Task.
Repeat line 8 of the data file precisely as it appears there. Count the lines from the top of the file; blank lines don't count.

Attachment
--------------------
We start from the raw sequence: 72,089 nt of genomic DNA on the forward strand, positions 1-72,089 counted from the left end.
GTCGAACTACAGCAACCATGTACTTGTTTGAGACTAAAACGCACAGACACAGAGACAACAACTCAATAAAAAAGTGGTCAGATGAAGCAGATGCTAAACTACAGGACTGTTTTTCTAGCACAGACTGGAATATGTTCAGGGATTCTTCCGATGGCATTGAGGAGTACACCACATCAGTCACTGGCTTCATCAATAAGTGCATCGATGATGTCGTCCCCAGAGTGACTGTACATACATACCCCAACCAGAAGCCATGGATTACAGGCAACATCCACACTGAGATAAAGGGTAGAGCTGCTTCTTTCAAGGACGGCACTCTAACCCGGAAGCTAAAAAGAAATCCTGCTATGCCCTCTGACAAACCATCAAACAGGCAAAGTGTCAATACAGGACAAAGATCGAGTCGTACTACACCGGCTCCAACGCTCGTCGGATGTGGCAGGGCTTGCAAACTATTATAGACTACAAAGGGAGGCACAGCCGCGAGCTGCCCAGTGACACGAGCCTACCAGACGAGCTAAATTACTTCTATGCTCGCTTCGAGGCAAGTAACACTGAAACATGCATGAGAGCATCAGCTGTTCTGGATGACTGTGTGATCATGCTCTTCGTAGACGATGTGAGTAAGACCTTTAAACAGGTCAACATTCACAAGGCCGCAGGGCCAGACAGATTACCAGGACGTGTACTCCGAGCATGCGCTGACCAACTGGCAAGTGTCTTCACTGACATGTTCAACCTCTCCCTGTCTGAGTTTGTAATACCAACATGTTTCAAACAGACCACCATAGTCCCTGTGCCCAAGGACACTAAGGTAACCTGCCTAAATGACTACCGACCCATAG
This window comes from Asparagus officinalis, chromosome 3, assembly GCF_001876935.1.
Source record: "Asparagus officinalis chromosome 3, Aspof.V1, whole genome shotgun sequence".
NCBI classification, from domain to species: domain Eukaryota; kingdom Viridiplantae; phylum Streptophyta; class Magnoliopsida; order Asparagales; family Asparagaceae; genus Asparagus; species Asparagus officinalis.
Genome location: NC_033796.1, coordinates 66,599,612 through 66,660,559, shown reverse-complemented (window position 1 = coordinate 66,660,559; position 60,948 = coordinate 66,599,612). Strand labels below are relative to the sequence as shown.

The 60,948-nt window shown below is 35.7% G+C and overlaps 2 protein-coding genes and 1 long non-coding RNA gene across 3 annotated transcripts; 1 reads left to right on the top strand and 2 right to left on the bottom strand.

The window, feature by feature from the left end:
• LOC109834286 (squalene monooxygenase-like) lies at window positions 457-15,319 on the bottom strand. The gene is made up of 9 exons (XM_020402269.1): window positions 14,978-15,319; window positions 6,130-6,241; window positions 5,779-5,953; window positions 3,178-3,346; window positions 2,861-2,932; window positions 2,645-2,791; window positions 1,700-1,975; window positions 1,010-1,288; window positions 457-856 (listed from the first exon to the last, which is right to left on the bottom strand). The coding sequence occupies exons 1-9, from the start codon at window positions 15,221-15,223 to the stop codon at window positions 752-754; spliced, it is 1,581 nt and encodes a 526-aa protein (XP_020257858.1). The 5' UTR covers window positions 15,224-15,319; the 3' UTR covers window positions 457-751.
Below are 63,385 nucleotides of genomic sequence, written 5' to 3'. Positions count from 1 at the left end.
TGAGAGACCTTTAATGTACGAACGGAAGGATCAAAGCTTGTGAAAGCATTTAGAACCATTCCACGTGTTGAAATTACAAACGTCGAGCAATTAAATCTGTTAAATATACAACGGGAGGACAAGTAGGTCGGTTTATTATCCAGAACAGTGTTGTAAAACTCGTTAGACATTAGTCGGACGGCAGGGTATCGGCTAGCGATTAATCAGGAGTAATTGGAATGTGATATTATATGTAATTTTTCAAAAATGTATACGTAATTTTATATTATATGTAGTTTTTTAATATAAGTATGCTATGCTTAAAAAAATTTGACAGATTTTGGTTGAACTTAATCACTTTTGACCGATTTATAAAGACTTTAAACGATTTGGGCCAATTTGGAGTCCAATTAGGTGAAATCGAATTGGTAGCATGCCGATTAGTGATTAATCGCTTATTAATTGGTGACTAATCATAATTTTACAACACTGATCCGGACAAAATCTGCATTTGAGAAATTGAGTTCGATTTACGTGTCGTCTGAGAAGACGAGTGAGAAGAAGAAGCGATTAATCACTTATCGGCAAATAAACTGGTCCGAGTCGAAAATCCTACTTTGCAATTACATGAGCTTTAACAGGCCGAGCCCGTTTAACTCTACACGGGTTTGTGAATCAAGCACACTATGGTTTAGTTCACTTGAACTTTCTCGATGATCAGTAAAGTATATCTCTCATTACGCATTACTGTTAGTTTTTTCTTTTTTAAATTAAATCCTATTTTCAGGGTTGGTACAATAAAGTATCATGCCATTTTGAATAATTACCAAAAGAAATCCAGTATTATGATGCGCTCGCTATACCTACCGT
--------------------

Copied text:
The window, feature by feature from the left end: